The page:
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Ted Kennedy Was the Man of La Mancha

09/29/2009 05:12 am ET | Updated May 25, 2011

This week marked a dark time for America as senator Edward M. Kennedy, one of its most championed political leaders, passed away. With the loss of Ted Kennedy the political legacy of Camelot might very well be dead -- an American myth surrounding the storied Kennedy clan.

Camelot was an ideal for all Americans to gaze upon. John F. Kennedy held the reign as King Arthur while Bobby acted the gallant sir Lancelot. Then there was Jackie Kennedy, the lovely Guinevere. And the youngest brother was none other than Teddy. He championed for real change in America long after assassins gunned down his two admired brothers.

Family and friends gathered at a private memorial Friday evening at the JFK Library and Museum in Boston in order to bid Ted farewell. Among the guests was Tony Award winner Brian Stokes Mitchell. The actor performed "The Impossible Dream" from Broadway's Man of La Mancha -- a musical based on Miguel de Cervantes' Don Quixote. The song was a fitting tribute to a man that spent much of his political career following his own impossible dream -- health care for all.

It was as if the "lion" of the Senate was marching towards an unbeatable foe. He refused bowing to the Republican party's notion that health care was a privilege and not a right. No, Ted was intent on righting the unrightable wrong.

In 1969 Ted found himself in the middle of a major controversy following a car crash in Chappaquiddick. Mary Jo Kopechne, an aide to Robert Kennedy and passenger in Ted's car, died after they careened off a bridge. Many speculated that Ted would resign -- his arms too weary to carry on. Instead, he picked himself up and set out to reach the unreachable star. Health care reform was now in his sights.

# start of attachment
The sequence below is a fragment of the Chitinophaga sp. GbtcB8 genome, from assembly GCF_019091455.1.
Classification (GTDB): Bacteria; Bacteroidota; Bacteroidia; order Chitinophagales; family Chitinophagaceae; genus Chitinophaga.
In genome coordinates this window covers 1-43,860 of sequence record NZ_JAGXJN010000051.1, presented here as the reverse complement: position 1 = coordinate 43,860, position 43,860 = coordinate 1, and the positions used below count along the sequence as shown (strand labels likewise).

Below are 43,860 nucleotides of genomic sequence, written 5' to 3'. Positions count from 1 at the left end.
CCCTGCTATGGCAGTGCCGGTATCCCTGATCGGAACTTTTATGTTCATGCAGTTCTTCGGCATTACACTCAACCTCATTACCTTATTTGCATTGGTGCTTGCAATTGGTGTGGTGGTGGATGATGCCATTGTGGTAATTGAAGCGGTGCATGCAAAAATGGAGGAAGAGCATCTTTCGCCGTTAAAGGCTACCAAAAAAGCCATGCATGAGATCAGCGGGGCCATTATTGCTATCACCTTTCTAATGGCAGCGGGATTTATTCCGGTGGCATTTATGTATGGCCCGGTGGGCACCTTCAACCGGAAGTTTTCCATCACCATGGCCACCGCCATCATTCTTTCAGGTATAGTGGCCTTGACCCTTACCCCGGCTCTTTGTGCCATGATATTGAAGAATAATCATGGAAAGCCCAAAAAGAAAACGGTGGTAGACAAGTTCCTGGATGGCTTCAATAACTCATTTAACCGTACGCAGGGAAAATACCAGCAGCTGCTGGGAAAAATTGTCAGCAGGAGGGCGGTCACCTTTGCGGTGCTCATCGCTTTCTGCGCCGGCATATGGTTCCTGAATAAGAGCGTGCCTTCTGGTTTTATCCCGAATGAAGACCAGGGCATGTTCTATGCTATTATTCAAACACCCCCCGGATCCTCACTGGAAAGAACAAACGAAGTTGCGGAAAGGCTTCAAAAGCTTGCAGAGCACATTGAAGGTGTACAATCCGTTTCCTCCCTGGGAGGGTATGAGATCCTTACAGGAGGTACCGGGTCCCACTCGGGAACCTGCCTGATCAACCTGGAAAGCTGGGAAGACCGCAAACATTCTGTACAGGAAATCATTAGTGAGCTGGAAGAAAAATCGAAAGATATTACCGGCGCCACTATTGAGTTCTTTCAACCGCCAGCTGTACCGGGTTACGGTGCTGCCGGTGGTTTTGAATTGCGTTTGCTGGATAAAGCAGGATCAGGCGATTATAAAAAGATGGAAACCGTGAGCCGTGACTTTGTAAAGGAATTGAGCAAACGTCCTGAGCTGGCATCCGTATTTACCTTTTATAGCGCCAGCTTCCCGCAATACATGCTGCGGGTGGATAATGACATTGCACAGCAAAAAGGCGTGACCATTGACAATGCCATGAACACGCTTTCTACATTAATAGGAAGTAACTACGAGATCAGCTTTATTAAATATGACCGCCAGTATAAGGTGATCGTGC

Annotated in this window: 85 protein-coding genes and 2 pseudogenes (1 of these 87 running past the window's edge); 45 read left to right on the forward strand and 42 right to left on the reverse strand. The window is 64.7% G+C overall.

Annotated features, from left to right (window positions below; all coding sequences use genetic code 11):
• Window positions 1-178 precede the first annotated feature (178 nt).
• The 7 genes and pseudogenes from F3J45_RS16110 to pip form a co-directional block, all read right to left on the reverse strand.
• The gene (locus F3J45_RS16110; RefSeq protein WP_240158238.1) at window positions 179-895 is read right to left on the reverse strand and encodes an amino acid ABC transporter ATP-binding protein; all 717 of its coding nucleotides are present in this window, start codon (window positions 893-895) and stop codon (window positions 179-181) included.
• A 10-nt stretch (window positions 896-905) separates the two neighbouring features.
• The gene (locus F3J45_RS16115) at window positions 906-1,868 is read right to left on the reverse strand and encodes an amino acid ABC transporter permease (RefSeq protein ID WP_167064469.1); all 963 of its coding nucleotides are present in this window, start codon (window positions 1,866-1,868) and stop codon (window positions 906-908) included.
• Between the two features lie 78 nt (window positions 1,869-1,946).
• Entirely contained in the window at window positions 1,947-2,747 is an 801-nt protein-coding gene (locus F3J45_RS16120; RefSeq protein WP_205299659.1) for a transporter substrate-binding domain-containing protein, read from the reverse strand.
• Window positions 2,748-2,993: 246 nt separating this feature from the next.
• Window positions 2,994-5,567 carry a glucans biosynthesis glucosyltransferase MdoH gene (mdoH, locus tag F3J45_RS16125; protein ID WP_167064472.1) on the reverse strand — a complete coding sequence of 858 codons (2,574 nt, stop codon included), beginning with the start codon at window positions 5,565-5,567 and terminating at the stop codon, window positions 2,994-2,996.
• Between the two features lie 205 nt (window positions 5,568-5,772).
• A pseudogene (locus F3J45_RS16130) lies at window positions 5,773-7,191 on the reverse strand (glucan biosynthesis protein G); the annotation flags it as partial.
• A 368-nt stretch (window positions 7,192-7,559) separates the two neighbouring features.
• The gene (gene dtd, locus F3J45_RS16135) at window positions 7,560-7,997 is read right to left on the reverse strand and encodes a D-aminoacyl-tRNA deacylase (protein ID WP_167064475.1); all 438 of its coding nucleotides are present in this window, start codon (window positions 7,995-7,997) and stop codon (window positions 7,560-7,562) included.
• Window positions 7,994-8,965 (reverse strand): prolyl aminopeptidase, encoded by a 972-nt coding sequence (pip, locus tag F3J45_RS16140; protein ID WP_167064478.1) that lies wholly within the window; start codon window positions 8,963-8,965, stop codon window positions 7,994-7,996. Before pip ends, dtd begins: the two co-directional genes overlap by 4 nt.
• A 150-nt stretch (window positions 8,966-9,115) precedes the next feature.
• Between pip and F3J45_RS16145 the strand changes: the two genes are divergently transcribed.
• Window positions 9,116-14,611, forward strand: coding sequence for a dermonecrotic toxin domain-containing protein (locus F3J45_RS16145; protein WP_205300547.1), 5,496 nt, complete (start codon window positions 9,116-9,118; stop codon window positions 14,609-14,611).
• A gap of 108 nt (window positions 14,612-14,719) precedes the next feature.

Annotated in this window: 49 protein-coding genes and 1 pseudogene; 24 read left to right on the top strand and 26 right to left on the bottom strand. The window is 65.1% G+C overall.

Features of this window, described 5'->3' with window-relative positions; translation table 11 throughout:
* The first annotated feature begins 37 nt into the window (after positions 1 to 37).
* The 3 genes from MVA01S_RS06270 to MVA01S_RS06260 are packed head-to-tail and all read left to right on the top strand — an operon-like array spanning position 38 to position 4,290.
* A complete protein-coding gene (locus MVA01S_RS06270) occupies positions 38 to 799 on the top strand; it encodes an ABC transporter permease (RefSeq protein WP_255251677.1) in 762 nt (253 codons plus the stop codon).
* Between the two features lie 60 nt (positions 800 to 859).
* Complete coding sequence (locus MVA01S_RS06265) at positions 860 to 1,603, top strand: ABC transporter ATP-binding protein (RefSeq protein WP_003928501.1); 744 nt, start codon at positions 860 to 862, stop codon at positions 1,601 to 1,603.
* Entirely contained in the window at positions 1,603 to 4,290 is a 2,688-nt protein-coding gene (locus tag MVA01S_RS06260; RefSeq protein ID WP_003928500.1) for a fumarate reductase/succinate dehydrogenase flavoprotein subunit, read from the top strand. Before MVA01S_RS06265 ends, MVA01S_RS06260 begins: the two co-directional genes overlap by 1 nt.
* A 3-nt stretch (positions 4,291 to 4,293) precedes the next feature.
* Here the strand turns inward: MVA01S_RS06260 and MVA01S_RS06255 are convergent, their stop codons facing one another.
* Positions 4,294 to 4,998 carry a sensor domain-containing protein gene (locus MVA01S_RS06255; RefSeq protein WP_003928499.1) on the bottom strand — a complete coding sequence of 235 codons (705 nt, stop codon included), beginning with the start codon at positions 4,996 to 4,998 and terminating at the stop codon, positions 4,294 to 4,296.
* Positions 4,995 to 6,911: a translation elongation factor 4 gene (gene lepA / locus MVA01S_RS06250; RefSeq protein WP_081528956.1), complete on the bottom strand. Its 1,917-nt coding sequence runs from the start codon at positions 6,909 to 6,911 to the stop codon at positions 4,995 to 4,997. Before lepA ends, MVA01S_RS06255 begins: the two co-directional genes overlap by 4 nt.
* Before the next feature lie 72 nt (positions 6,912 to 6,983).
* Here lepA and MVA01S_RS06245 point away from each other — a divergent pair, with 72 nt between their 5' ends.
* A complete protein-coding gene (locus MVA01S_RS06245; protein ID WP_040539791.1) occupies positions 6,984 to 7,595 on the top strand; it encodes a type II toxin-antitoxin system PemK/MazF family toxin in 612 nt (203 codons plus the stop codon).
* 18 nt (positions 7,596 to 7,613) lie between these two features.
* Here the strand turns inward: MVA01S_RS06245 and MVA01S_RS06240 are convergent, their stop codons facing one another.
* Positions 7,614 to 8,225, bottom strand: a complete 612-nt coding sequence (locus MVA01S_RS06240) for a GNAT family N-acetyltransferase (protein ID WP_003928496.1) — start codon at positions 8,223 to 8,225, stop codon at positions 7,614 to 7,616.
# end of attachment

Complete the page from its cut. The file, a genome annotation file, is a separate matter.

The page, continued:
Ted could almost be heard singing:

This is my quest
To follow that star
No matter how hopeless
No matter how far

To fight for the right
Without question or pause
To be willing to march into Hell
For a heavenly cause

Leading the charge to pass the Americans With Disabilities Act in 1990 proved Ted was serious about health care reform and equal rights. He promoted AIDS research and pushed the Kennedy-Kassebaum Bill through in 1996.

Ted was true to this glorious quest until the very end of his life. Roaring in support of President Obama's latest push for health care reform, Ted refused to lie peaceful and calm until he was laid to rest. At the last Democratic convention in Denver Ted told everyone that universal health insurance was "the cause of my life."

Diagnosed with brain cancer, the disease that would ultimately take his life at age 77, Ted was scorned and covered with scars. However, the senator still strove with his last ounce of courage to see that health care reform became a reality.

This impossible dream now falls to President Obama, a man that campaigned on hopes and dreams. Obama and all political leaders must never forget that America is a land for all people, not just those that can afford expensive medical plans. Should Ted's dream be deemed impossible, this country runs the risk of suffering Don Quixote's fate -- dying a beaten and battered man.